“Finish the joke! The guy with no heads! What does he do?!” This elicits a brief volley from the heavily armed character in the doorway. When it ends, the hunchback quavers from underneath a table.

“He smells as bad as ever.”

Another volley, and the shooter speaks for the first time: “Who am I? Chopped liver?!

A different voice from the back of the room. “And the guy who walks into the bar? What happens to him?”

O. B. pauses to slap himself in the forehead.

The hunchback answers. “You fellows really ain’t heard this one? He rubs his head and says ‘ow!’”

Octopus Boy throws up several of his arms in disgust and just walks back out on the street.

The end

Lost in thought, Chet bumped into a paramete in full plumage. She reared back, inadvertently spurting a few centiliters of rainbow spores from her bejeweled gametoslits.

“Clumsy human! May cleanser grubs devour you alive!”

Chet offered the Bow of Contrition, but the paramete swept past and was gone.  Chet glanced over his shoulder but saw nothing.


Returning home, Chet hurried to his rooftop lab. He wasn’t allowed to work in the basement since the Thousand Stenches incident. He took out the parcel he’d picked up at Thaumaturge’s Market.  As he sought the proper protocol, a gust of wind ripped a page out of his lab notebook.  He hoped it wasn’t crucial.

Chet ground a slice of the memory root into a fine powder. He mixed it up into the last of the lemon hummus, scraped it onto a pita chip, and ate. Trembling, he sat on the cool tar roof and waited to “meet” his father–world’s finest thaumatuge–who’d died in a horrible lab accident involving parametes when Chet was three.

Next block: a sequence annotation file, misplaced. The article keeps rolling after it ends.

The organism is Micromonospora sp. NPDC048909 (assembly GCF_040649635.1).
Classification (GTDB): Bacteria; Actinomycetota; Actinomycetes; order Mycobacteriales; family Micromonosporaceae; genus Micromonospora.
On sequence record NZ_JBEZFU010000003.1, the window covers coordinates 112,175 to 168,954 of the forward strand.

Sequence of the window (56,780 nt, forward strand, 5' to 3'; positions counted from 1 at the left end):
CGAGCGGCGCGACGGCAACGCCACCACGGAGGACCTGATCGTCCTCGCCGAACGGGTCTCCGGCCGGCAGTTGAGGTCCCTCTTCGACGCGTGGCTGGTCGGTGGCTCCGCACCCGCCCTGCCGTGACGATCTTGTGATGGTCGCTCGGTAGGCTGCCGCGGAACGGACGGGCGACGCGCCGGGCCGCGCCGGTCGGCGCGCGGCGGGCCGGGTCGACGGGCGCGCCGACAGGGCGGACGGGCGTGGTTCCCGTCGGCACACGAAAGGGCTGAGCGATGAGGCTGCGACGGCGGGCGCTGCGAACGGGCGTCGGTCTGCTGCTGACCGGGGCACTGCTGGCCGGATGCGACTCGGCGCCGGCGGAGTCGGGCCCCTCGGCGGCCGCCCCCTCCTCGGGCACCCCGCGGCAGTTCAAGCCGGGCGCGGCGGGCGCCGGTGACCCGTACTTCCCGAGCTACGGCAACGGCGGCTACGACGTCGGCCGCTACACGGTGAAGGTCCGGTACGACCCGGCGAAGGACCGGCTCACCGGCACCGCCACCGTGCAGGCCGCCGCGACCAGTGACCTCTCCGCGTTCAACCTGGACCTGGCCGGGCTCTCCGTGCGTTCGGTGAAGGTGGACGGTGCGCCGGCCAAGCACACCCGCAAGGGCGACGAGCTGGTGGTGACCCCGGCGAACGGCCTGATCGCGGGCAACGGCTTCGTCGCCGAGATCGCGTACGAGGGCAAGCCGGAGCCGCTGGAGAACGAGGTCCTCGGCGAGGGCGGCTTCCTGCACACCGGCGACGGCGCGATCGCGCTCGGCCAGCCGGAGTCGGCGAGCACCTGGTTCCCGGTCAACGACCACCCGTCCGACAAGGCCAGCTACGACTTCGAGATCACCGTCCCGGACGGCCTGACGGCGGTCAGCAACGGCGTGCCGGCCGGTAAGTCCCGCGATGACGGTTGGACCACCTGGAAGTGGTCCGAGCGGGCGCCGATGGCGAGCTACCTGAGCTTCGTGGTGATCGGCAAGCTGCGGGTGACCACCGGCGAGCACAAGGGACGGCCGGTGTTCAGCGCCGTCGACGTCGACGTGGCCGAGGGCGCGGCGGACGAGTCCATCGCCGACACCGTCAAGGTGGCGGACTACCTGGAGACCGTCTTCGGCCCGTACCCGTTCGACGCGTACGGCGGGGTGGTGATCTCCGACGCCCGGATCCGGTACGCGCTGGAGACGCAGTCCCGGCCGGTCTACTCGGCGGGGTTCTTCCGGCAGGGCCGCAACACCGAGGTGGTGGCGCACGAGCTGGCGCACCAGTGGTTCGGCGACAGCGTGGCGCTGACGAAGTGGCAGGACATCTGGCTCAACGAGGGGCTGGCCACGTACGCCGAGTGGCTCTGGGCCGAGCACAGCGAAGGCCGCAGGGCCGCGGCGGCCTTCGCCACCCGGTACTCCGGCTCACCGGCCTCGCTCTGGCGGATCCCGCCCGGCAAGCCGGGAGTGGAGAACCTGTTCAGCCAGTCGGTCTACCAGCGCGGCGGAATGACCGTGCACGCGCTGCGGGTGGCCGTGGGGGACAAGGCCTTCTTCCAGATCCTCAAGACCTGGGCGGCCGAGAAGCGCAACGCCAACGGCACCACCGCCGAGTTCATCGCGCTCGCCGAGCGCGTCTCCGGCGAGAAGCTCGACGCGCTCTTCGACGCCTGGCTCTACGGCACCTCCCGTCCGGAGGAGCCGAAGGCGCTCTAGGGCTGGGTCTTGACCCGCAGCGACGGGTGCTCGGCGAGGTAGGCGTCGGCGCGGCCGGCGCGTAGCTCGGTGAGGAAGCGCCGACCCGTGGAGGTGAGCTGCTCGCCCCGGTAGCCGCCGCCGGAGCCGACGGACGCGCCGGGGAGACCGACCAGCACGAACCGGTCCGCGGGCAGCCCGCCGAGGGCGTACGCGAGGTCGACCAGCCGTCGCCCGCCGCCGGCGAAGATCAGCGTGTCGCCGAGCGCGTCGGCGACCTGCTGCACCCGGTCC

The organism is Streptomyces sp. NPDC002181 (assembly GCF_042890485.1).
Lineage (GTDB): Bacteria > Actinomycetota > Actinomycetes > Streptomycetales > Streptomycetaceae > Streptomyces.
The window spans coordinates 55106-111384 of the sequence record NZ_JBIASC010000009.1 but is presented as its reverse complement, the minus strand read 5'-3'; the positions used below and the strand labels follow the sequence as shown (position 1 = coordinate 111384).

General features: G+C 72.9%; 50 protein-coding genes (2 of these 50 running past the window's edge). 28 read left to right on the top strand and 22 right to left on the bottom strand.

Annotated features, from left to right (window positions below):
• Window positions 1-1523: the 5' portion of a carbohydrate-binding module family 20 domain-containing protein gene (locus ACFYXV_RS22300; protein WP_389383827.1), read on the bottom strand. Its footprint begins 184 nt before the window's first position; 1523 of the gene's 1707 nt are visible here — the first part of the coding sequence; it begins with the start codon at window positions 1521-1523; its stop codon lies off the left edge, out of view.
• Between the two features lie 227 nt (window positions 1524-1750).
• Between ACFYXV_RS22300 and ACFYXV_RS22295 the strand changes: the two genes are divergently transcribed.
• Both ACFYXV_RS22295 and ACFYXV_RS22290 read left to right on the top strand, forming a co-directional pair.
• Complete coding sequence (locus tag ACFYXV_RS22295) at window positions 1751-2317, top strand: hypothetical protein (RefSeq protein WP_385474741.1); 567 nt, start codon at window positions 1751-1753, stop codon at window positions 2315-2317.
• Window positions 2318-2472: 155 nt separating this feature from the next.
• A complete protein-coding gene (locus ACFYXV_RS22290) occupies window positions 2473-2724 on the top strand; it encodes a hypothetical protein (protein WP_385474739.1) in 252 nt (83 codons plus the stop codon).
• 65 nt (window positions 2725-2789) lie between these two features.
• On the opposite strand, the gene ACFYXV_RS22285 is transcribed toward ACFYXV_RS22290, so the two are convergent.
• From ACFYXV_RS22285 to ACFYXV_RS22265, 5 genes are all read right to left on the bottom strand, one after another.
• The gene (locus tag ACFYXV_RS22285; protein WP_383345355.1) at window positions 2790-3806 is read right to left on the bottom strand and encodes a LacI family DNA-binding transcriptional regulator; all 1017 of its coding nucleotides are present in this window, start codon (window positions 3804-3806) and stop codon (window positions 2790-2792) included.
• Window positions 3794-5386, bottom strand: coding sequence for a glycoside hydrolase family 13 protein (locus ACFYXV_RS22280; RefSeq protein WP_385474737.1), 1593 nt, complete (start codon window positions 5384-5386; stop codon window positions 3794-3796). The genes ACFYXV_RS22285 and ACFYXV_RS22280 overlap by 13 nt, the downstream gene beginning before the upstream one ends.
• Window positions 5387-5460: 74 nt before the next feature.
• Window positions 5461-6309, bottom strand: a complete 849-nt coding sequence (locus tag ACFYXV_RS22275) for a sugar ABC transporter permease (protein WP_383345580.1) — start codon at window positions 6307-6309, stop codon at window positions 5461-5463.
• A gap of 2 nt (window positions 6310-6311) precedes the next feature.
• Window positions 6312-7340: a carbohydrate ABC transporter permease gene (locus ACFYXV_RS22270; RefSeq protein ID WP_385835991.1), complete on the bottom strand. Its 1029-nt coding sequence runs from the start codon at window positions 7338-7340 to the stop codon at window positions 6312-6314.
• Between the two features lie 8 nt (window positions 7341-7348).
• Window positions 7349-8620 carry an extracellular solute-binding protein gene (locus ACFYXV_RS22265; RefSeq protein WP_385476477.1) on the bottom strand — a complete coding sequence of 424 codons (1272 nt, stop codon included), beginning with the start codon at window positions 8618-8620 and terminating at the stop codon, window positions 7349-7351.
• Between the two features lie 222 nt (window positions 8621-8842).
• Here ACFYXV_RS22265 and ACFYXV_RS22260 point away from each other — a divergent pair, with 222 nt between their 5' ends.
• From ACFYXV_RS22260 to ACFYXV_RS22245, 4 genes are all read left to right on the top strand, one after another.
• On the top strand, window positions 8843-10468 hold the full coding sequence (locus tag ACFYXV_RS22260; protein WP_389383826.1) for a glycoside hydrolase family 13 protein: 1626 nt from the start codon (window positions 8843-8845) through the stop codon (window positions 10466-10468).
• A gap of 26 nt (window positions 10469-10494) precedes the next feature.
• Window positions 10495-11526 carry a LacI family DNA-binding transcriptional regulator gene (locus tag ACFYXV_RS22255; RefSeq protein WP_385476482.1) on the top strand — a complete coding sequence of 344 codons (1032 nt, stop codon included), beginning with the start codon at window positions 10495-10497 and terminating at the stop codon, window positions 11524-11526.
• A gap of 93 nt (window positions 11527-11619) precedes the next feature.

Thaumaturgic symbols Chet had inscribed around him set the time frame. Touching his father’s ashes at his mother’s house was to ensure he’d see the right memories. Chet’s fingernails tickled, his nose hairs quivered, and murmuring noises burbled in his ears. This was it. This would be worth saving a year and a half to buy that memory root. A vision–bright colors writhed, bucked–came into focus:

It was a paramete pleasure nest, on a particularly pleasure-filled night. Chet realized: He had bumped into a paramete on the way home.  The parametes paused in their feathered flurry and, poking their long necks out of the fray, turned to Chet.  This was supposed to be a memory, Chet thought as he backed into a wall of pointy sticks.  The parametes surrounded him and glared.  Simultaneously, the parametes shook and ruffled their feathers, showering a cascade of cleanser grubs that inched their way toward Chet.  Chet tried to leap over them, but they leapt with him, crawling up pant legs, down his shirt collar, through shirt sleeves.  He weakened before he was able to strip off his shirt to peel off grubs.  His last thought: Why had he bothered to hang on?


Chet awoke on the rooftop, groggy as from a night of indulgence.  It must have been one helluva night because he remembered nothing from the day before.

Kat Beyer